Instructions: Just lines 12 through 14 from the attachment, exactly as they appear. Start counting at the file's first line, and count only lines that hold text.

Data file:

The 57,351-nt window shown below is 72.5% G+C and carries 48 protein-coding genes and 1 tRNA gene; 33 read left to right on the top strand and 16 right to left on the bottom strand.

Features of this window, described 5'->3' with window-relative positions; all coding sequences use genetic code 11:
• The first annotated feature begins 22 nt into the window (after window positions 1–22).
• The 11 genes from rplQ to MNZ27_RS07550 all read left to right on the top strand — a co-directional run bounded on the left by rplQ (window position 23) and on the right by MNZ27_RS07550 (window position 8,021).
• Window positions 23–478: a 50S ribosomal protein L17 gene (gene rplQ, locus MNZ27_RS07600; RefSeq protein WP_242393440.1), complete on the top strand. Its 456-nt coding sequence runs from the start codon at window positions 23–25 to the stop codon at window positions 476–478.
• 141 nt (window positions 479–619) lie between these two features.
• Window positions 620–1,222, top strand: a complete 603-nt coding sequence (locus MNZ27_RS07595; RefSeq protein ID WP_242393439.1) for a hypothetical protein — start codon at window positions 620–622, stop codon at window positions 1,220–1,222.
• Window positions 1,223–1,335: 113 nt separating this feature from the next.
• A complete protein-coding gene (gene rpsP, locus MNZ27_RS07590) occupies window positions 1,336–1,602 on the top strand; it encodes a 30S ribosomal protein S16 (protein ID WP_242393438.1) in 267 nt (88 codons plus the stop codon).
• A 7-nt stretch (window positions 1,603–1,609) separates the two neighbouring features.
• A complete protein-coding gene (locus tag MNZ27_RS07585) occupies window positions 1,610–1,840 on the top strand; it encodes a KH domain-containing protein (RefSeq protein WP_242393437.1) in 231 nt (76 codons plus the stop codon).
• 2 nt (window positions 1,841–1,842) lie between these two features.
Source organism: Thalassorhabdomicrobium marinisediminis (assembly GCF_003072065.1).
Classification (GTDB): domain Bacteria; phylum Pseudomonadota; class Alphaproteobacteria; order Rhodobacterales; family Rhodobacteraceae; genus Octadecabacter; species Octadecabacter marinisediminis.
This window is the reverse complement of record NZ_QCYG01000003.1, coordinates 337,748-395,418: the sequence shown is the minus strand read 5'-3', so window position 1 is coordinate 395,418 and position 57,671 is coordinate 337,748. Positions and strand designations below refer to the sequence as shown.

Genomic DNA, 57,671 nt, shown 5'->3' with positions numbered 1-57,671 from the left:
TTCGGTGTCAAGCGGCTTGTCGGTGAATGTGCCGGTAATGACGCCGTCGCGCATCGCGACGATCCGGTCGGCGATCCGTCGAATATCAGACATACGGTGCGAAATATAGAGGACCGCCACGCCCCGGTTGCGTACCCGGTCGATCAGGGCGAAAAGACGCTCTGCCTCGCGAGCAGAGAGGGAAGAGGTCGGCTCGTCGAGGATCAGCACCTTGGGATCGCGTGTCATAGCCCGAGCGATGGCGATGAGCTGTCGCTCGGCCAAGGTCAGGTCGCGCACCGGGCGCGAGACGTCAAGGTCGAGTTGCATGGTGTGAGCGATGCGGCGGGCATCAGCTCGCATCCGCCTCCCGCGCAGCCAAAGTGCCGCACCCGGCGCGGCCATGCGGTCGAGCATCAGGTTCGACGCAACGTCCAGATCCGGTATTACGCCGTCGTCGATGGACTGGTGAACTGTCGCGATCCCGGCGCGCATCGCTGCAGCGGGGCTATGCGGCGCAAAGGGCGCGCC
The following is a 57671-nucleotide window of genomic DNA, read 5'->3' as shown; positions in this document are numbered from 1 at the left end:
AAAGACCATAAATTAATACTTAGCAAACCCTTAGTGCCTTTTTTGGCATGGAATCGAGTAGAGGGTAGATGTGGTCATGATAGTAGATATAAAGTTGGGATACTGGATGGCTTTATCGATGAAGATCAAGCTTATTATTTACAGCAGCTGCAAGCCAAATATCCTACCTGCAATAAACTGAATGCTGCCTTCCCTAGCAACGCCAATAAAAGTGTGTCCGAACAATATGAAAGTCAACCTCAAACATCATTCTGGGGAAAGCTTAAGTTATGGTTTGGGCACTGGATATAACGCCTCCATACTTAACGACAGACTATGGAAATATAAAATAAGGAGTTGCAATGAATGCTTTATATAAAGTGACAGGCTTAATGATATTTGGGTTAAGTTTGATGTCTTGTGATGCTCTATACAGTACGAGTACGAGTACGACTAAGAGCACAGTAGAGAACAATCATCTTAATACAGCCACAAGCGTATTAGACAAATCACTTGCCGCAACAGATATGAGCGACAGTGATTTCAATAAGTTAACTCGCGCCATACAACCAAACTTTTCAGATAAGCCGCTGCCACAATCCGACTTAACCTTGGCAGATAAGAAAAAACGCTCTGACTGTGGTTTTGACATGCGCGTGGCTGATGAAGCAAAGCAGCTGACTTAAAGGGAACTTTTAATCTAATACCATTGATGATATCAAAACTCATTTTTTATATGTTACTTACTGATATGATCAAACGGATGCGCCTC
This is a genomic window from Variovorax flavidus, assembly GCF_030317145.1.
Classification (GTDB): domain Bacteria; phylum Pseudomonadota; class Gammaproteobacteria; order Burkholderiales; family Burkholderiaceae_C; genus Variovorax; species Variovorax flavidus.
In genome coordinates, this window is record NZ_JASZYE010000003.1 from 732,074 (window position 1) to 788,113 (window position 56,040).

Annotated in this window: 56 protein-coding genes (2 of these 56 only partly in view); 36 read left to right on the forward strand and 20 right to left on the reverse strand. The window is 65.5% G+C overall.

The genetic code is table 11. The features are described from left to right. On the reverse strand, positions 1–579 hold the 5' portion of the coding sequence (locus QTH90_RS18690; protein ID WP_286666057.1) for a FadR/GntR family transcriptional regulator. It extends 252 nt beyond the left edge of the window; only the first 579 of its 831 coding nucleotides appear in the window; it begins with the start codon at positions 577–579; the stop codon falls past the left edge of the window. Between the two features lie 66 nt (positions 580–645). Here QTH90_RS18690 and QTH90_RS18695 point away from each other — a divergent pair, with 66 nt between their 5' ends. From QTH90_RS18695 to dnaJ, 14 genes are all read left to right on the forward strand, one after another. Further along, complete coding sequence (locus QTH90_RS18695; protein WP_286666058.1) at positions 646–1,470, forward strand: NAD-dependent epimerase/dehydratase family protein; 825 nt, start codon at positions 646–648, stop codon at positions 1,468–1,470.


• 2 nt (window positions 1,841–1,842) lie between these two features.
Source organism: Thalassorhabdomicrobium marinisediminis (assembly GCF_003072065.1).
Classification (GTDB): domain Bacteria; phylum Pseudomonadota; class Alphaproteobacteria; order Rhodobacterales; family Rhodobacteraceae; genus Octadecabacter; species Octadecabacter marinisediminis.